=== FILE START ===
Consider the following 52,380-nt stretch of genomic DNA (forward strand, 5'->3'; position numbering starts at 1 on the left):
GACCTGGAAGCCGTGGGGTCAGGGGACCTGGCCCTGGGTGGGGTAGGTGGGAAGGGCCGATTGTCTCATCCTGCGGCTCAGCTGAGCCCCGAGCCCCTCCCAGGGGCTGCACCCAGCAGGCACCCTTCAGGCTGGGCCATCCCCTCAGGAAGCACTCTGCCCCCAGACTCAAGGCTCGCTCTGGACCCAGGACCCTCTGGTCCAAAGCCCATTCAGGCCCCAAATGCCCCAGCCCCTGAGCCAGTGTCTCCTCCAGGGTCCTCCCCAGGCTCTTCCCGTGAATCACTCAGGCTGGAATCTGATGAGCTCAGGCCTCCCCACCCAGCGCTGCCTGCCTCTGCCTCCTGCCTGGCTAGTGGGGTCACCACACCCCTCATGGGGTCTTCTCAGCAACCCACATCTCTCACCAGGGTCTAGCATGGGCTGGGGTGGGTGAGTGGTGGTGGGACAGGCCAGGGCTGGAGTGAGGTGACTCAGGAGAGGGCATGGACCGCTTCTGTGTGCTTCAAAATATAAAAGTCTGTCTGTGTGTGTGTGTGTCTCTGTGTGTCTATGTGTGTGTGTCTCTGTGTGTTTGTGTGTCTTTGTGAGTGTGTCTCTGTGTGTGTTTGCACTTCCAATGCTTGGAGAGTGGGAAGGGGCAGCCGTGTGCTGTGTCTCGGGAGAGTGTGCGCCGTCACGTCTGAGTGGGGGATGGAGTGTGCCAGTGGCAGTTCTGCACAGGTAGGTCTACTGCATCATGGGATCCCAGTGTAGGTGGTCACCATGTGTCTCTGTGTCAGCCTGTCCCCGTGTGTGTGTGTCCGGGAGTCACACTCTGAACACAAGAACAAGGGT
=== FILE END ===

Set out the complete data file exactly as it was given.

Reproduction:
Consider the following 52,380-nt stretch of genomic DNA (forward strand, 5'->3'; position numbering starts at 1 on the left):
GACCTGGAAGCCGTGGGGTCAGGGGACCTGGCCCTGGGTGGGGTAGGTGGGAAGGGCCGATTGTCTCATCCTGCGGCTCAGCTGAGCCCCGAGCCCCTCCCAGGGGCTGCACCCAGCAGGCACCCTTCAGGCTGGGCCATCCCCTCAGGAAGCACTCTGCCCCCAGACTCAAGGCTCGCTCTGGACCCAGGACCCTCTGGTCCAAAGCCCATTCAGGCCCCAAATGCCCCAGCCCCTGAGCCAGTGTCTCCTCCAGGGTCCTCCCCAGGCTCTTCCCGTGAATCACTCAGGCTGGAATCTGATGAGCTCAGGCCTCCCCACCCAGCGCTGCCTGCCTCTGCCTCCTGCCTGGCTAGTGGGGTCACCACACCCCTCATGGGGTCTTCTCAGCAACCCACATCTCTCACCAGGGTCTAGCATGGGCTGGGGTGGGTGAGTGGTGGTGGGACAGGCCAGGGCTGGAGTGAGGTGACTCAGGAGAGGGCATGGACCGCTTCTGTGTGCTTCAAAATATAAAAGTCTGTCTGTGTGTGTGTGTGTCTCTGTGTGTCTATGTGTGTGTGTCTCTGTGTGTTTGTGTGTCTTTGTGAGTGTGTCTCTGTGTGTGTTTGCACTTCCAATGCTTGGAGAGTGGGAAGGGGCAGCCGTGTGCTGTGTCTCGGGAGAGTGTGCGCCGTCACGTCTGAGTGGGGGATGGAGTGTGCCAGTGGCAGTTCTGCACAGGTAGGTCTACTGCATCATGGGATCCCAGTGTAGGTGGTCACCATGTGTCTCTGTGTCAGCCTGTCCCCGTGTGTGTGTGTCCGGGAGTCACACTCTGAACACAAGAACAAGGGT